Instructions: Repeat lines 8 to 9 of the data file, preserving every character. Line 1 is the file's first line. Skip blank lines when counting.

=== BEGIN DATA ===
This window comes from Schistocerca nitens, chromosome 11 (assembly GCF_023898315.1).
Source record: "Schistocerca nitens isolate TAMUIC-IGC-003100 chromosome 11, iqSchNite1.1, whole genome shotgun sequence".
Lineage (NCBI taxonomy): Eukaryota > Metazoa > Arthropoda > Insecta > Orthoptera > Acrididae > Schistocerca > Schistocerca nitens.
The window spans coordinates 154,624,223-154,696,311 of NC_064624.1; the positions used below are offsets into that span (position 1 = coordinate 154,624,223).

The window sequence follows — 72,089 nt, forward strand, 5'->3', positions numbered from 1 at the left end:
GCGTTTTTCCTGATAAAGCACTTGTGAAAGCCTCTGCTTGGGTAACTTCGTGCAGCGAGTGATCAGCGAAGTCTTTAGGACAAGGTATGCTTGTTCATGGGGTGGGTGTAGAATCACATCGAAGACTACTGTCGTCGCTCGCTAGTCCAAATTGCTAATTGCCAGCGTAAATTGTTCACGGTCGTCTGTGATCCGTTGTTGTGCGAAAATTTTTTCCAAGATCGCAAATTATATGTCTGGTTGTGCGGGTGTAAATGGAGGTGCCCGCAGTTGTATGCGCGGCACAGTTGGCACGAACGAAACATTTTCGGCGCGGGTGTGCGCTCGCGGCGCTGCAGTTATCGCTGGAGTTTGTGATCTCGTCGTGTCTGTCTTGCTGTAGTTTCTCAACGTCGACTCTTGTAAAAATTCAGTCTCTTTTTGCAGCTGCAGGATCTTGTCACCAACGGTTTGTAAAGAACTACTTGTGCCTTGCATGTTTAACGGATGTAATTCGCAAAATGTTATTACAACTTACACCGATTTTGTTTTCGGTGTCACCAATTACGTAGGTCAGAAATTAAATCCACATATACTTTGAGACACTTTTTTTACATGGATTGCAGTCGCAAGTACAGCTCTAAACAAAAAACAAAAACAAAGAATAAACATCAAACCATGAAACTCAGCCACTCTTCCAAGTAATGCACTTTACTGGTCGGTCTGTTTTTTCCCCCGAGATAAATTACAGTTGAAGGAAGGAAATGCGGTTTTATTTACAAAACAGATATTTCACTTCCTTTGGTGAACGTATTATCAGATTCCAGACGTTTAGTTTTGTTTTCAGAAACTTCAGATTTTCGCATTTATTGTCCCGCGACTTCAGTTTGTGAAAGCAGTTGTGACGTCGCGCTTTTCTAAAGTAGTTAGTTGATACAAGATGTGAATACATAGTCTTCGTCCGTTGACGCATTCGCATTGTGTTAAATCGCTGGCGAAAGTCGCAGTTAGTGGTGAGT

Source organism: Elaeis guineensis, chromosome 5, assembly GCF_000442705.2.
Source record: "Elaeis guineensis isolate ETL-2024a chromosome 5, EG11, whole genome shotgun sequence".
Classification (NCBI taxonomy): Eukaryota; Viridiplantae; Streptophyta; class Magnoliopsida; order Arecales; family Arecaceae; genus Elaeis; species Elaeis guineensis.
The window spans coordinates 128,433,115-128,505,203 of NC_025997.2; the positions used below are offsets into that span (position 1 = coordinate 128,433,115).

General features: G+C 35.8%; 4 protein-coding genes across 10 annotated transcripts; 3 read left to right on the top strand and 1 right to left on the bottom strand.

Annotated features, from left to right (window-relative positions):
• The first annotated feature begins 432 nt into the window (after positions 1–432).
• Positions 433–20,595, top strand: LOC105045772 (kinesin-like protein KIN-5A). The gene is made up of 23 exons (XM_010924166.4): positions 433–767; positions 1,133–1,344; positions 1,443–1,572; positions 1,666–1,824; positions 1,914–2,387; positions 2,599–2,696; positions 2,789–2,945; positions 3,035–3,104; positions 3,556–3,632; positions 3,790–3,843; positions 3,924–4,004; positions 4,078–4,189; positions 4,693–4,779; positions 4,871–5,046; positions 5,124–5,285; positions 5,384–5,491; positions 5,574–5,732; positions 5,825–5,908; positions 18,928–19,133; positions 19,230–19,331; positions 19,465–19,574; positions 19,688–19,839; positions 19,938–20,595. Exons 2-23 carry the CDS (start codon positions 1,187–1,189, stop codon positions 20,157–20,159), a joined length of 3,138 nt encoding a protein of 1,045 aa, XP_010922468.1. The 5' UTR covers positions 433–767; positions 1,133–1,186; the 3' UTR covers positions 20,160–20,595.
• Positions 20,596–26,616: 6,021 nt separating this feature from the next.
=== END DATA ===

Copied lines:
Source record: "Elaeis guineensis isolate ETL-2024a chromosome 5, EG11, whole genome shotgun sequence".
Classification (NCBI taxonomy): Eukaryota; Viridiplantae; Streptophyta; class Magnoliopsida; order Arecales; family Arecaceae; genus Elaeis; species Elaeis guineensis.